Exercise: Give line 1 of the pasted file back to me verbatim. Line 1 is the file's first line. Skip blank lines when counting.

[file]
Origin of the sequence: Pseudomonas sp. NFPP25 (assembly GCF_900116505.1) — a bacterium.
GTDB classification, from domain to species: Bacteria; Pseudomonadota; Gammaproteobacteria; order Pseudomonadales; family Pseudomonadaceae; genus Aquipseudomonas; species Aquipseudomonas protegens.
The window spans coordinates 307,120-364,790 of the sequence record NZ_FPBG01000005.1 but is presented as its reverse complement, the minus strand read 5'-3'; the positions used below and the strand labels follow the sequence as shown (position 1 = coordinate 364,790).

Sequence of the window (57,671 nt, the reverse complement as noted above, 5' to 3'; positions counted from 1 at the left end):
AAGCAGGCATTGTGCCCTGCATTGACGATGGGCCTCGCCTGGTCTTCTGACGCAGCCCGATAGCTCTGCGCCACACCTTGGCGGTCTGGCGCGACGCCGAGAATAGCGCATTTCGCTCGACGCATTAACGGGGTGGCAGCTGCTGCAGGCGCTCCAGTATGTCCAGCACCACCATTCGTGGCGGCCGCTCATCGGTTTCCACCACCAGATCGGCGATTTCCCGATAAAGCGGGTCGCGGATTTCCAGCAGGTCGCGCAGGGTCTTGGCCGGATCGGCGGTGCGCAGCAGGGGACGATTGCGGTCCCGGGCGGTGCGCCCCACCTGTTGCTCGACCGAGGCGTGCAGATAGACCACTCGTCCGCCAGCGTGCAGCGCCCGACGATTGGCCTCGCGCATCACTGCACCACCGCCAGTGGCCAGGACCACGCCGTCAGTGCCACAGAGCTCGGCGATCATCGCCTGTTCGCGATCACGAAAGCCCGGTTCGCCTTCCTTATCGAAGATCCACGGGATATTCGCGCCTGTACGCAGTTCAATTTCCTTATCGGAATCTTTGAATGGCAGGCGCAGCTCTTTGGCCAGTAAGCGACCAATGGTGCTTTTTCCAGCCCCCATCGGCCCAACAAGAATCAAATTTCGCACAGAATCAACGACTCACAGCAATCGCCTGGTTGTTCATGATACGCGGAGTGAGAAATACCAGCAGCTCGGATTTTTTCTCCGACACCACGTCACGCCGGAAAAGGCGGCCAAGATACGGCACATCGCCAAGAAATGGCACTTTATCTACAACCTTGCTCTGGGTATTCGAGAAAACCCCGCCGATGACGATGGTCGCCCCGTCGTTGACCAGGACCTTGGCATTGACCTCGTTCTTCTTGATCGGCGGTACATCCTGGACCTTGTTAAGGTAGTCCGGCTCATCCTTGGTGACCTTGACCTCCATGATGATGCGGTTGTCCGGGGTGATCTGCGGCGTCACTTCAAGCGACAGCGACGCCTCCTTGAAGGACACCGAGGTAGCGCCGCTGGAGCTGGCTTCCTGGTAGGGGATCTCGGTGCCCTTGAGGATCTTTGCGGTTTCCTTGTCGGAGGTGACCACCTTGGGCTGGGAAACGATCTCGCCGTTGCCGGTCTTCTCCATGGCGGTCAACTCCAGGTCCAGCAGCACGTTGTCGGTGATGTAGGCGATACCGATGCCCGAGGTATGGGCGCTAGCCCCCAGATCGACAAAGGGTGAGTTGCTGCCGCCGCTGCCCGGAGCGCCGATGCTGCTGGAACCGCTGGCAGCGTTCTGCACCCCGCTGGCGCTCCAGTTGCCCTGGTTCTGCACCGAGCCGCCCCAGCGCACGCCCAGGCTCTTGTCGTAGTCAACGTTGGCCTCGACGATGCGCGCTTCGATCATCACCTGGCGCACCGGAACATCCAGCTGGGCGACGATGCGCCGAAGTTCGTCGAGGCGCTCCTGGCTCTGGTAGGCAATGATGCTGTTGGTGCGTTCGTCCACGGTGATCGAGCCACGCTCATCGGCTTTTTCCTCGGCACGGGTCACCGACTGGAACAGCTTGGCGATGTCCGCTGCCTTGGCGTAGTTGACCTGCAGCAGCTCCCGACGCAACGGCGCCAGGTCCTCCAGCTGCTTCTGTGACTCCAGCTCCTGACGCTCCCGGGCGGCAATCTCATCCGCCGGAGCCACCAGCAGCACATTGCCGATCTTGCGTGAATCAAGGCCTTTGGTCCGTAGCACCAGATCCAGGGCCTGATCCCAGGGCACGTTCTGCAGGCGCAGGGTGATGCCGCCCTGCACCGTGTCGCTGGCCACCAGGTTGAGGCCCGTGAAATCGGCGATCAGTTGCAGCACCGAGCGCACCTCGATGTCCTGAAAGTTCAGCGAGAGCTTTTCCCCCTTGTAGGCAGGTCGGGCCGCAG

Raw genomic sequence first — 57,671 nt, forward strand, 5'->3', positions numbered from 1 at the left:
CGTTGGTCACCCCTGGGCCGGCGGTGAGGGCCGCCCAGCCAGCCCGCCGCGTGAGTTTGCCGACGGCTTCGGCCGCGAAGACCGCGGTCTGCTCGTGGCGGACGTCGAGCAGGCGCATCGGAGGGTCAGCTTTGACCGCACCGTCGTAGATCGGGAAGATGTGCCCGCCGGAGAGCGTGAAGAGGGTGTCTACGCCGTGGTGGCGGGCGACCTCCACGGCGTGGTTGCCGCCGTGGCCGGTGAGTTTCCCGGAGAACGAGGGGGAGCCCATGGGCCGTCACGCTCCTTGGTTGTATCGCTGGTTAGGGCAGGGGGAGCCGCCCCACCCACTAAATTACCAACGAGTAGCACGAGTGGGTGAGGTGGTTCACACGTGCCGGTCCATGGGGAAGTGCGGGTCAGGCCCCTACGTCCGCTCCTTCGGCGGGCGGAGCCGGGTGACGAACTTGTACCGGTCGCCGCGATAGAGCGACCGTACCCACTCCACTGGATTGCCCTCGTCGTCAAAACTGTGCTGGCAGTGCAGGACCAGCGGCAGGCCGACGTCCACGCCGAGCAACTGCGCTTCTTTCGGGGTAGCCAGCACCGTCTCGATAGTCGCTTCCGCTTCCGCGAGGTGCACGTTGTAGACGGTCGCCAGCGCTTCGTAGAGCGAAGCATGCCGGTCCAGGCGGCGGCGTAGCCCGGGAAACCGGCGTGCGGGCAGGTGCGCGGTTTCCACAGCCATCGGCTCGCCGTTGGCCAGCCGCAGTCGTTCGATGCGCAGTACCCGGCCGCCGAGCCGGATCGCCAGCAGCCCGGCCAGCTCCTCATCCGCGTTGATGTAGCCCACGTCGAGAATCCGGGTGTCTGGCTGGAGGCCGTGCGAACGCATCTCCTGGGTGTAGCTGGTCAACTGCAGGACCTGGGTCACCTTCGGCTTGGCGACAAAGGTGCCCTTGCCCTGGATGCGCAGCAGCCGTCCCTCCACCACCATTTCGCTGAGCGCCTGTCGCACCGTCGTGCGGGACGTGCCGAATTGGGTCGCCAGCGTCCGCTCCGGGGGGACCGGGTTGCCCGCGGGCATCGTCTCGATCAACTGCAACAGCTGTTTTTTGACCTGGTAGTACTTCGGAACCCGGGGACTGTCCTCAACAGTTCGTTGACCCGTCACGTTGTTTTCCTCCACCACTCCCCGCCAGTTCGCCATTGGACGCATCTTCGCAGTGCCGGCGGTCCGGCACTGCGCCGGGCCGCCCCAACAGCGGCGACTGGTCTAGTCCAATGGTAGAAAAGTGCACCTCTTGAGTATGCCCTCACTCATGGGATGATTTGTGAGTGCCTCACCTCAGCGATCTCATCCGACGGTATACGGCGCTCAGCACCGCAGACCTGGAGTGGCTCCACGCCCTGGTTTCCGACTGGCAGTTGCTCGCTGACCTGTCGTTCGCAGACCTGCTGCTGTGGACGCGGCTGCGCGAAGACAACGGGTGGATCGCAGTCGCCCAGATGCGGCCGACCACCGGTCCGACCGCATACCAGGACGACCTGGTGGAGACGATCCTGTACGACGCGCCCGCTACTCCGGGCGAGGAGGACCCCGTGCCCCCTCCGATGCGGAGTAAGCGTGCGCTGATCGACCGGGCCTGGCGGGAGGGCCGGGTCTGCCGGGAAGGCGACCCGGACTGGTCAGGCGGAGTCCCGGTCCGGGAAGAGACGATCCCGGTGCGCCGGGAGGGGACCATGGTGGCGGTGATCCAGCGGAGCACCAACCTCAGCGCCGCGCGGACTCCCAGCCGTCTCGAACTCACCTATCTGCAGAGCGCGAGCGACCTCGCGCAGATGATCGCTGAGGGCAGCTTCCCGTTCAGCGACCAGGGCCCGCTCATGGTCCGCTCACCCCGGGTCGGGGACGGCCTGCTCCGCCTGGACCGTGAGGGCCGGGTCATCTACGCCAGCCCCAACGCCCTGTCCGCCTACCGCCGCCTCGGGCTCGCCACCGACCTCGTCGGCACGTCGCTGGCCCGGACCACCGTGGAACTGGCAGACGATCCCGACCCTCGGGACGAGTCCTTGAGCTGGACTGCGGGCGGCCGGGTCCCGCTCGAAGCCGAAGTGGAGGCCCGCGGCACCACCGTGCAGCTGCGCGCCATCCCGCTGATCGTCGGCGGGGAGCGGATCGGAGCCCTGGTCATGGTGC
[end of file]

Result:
Origin of the sequence: Pseudomonas sp. NFPP25 (assembly GCF_900116505.1) — a bacterium.